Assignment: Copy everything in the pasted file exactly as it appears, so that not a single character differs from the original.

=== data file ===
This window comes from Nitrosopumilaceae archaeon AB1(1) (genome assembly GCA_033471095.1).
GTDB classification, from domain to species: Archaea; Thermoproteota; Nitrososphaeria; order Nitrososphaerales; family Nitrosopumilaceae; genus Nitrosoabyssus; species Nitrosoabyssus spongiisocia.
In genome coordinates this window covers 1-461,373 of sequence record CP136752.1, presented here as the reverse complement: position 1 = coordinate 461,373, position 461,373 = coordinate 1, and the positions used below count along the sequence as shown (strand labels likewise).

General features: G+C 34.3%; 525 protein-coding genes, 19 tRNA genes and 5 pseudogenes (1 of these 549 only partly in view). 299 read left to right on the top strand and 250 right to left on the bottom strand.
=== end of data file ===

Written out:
This window comes from Nitrosopumilaceae archaeon AB1(1) (genome assembly GCA_033471095.1).
GTDB classification, from domain to species: Archaea; Thermoproteota; Nitrososphaeria; order Nitrososphaerales; family Nitrosopumilaceae; genus Nitrosoabyssus; species Nitrosoabyssus spongiisocia.
In genome coordinates this window covers 1-461,373 of sequence record CP136752.1, presented here as the reverse complement: position 1 = coordinate 461,373, position 461,373 = coordinate 1, and the positions used below count along the sequence as shown (strand labels likewise).

General features: G+C 34.3%; 525 protein-coding genes, 19 tRNA genes and 5 pseudogenes (1 of these 549 only partly in view). 299 read left to right on the top strand and 250 right to left on the bottom strand.